look for foods with meat as the first ingredient, and a second meat source in the first 5 ingredients. Avoid corn, wheat, and soy as these are very common allergens for dogs and cats. There are many many MANY cost effective dietary options out there that are readily available that will help reduce your issues. Even if the bolded allergens are not the cause of your dogs hot spots, finding a food that is more nutritious will help your dog fight the real cause of the hot spots.
 

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Try a different food, with no grain, and an alternative protein source, as suggested previously.

Taste of the Wild is good, or one of the others suggested.
 

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Chronic skin issues can be treated with antibiotics, however that alone will only work on the breakout and not on the root cause. A vet's job is to diagnose a medical issue and treat it. If the issue is nutritional, it will not respond over time to medical treatment.

So, this sounds like it may be a nutritional issue, and especially since the dog is eating Purina Dog Chow as his main or only source of nutrition, this is likely the case. And, as the antibiotics are not really working, but masking the problem, it sounds like a nutritional issue.

First step would be to find a quality, meat based dog food. There are lots of really great discussions here on this forum regarding good dog foods. Finding one where the first ingredient is meat is an excellent suggestion. Ingredients are listed in order by weight, the first being the "main" ingredient and going down in weight from there.

Then, I would look at adding a nutritional supplement. Of course, I would recommend Dinovite...and if you continue to use Purina Dog Chow, I would recommend CarnOyum because it's meat based. And, with it comes SuprOmega, an Omega Fatty Acid supplement. I truly believe that this would be a huge benefit for your dog and that within 60-90 days you would see major improvements, without antibiotics.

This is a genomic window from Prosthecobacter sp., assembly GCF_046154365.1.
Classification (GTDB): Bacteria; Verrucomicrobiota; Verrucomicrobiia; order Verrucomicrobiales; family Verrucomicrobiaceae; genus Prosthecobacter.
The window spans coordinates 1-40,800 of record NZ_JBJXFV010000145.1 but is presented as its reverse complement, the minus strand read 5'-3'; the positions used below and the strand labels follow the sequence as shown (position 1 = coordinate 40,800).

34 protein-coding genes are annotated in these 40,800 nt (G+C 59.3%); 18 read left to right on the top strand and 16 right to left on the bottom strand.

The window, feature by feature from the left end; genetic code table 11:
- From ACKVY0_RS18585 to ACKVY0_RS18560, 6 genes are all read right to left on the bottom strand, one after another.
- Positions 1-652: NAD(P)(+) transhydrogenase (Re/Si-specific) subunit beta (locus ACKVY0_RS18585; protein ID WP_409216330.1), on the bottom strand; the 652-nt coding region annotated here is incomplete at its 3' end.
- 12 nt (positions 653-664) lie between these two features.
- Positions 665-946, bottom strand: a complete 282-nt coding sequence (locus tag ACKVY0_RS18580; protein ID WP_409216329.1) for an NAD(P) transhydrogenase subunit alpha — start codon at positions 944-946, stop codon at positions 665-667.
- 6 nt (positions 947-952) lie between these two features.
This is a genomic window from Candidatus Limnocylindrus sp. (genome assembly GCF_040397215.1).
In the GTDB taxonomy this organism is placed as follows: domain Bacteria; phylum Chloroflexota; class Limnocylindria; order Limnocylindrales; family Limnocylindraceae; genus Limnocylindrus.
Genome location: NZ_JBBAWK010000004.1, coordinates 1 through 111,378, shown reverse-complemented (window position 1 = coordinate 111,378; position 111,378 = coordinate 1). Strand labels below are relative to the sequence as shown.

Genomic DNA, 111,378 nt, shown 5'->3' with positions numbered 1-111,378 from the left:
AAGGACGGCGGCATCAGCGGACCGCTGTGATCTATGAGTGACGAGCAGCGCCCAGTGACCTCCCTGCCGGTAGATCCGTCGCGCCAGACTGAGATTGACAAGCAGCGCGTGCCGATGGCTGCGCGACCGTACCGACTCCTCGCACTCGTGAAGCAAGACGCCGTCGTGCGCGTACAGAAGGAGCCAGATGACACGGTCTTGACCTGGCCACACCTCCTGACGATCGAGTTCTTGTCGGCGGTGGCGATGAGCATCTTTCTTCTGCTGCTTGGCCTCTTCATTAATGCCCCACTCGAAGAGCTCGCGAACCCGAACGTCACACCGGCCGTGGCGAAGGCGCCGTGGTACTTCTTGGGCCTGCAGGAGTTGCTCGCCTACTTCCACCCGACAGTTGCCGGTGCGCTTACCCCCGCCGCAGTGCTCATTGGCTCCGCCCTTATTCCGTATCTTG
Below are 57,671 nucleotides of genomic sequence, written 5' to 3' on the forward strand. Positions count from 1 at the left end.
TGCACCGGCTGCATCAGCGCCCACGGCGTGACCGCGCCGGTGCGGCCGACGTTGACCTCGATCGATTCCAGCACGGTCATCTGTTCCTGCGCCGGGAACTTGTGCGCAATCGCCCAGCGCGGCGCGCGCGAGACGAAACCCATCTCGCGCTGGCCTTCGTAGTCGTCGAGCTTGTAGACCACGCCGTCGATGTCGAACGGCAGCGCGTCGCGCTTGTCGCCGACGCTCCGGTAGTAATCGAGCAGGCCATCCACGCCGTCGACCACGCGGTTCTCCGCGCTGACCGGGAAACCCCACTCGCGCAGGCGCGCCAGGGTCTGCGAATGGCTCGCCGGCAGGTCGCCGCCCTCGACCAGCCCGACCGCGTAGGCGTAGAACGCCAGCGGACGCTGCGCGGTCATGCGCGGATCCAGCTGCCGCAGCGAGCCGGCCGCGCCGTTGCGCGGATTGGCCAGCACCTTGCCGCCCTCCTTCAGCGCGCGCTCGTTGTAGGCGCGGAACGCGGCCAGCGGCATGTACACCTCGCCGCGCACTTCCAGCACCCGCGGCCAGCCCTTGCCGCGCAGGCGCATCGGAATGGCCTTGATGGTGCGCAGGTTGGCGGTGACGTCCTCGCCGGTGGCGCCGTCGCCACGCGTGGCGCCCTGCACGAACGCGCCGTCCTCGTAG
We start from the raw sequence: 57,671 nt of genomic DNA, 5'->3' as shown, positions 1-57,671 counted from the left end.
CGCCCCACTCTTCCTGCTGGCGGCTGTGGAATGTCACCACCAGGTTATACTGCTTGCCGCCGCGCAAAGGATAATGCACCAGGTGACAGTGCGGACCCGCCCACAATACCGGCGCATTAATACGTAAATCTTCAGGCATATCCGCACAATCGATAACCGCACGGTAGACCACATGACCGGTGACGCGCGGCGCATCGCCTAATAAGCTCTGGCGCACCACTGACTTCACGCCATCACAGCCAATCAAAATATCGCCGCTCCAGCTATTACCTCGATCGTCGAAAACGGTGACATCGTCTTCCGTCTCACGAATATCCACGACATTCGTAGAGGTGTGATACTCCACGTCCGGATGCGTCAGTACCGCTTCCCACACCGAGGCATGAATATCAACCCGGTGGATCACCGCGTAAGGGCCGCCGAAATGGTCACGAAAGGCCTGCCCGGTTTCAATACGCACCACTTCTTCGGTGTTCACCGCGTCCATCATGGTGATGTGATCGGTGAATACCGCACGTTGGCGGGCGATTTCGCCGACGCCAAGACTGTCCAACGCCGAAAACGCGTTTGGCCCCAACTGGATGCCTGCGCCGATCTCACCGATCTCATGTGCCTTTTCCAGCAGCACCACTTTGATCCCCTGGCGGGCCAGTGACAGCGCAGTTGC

This would give your dog the delicate nutrients that are processed out of his food...as commercial foods are processed at high temps that destroy many nutrients that are actually required by canines. And, it would give him digestive enzymes and live beneficial bacteria (probiotics) that he needs as well, especially since he has had the antibiotics that can strip his digestive tract of the things needed to digest the nutrients from his food.

Basically, getting the best and nutrition into your dog will give him required nutrients (just like us, there are problems if we take required nutrients out of our diet)...and it will build your dog's immune system so that he can fight infection on his own. And, with the correct nutrients, the largest organ in the body, the skin, will be healthy and free from bald patches and hot spots.

If a condition is not responding to medical treatment, then it may be a nutritional deficiency.

After being treated for skin disorders my entire life, as a "medical" condition, I researched and found several things that might work "nutritionally". I then added a few key nutrients to my diet, as well as an overall, highly absorbably vitamin and mineral supplement...and I have not been treated for this skin condition for the past 20 years! No ammount of medical care was replacing the nutrients lacking in my diet but making a few small changes, I was able to "cure" my skin condition (I had eczema and a couple of other medically diagnosed conditions). I actually take a number of the individual ingredients in Dinovite :)
 

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Many times these bacterial skin infections are secondary to some other underlying condition. Allergies many times are accompanied by skin infections. I agree about having a skin scraping done if you haven't already. Simplicef is a wonderful antibiotic, although fairly pricey. There are antibacterial and antimicrobial shampoos that you can use regularly as well to give relief. Check with your vet about those and possibly doing a 2-day per week burst on the Simplicef.

After a normal course is given you then go to a 2 consecutive day a week burst and this can be done for several months if need be. Essentially all this means is you pick 2 days each week and give a tablet each day then your good till the next week. Sometimes just having small amounts of the antibiotic in the bloodstream is enough to keep these stubborn infections from returning. But as the previous poster stated if there is some other underlying condition these will only treat the symptoms and not the root cause.

For added nutritional supplementation try fish oil and probiotic supplementation as both can play a big part nutritionally to clear up skin conditions.